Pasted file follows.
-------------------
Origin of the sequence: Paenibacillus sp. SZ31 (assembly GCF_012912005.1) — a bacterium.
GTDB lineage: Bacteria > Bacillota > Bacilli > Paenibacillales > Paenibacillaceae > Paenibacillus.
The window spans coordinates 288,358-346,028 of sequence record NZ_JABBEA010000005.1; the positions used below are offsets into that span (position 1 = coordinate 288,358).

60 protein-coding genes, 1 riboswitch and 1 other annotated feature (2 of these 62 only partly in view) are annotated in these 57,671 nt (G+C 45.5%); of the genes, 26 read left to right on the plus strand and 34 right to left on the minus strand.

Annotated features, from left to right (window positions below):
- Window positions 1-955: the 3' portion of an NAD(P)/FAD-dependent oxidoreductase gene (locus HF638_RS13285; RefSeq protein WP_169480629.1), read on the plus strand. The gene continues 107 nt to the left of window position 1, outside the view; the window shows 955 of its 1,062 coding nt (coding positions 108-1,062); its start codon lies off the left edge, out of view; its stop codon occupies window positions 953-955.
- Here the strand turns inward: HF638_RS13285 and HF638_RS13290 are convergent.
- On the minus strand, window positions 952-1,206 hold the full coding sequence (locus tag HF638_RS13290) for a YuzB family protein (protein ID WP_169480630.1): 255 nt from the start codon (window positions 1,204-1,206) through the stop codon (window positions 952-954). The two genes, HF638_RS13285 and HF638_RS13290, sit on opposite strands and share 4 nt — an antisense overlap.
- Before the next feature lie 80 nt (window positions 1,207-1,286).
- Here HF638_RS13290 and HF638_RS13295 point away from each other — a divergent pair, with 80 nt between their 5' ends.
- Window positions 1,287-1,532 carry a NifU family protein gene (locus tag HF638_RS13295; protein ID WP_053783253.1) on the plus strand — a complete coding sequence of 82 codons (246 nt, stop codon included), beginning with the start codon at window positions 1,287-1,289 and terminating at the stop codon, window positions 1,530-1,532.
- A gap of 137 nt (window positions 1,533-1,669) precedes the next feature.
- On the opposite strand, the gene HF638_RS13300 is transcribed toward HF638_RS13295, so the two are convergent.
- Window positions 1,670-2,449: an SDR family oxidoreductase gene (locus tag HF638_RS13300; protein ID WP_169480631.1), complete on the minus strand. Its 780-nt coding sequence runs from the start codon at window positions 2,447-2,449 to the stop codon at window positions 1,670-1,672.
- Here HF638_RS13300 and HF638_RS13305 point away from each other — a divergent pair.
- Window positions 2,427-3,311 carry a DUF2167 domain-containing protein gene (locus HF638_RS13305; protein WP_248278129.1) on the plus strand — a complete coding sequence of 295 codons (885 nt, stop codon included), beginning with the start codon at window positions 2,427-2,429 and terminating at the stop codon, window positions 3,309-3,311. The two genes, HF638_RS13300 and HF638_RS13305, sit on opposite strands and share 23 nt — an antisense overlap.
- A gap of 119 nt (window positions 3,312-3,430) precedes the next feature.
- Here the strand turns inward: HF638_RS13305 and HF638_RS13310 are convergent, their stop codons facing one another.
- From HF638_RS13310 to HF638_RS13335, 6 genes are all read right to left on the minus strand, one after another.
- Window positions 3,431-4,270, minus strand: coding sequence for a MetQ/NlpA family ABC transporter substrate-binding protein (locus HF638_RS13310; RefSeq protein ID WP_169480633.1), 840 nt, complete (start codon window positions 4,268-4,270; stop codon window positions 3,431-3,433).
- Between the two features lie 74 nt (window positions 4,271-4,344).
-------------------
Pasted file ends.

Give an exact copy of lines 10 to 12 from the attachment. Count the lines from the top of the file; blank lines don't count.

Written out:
- Here HF638_RS13290 and HF638_RS13295 point away from each other — a divergent pair, with 80 nt between their 5' ends.
- Window positions 1,287-1,532 carry a NifU family protein gene (locus tag HF638_RS13295; protein ID WP_053783253.1) on the plus strand — a complete coding sequence of 82 codons (246 nt, stop codon included), beginning with the start codon at window positions 1,287-1,289 and terminating at the stop codon, window positions 1,530-1,532.
- A gap of 137 nt (window positions 1,533-1,669) precedes the next feature.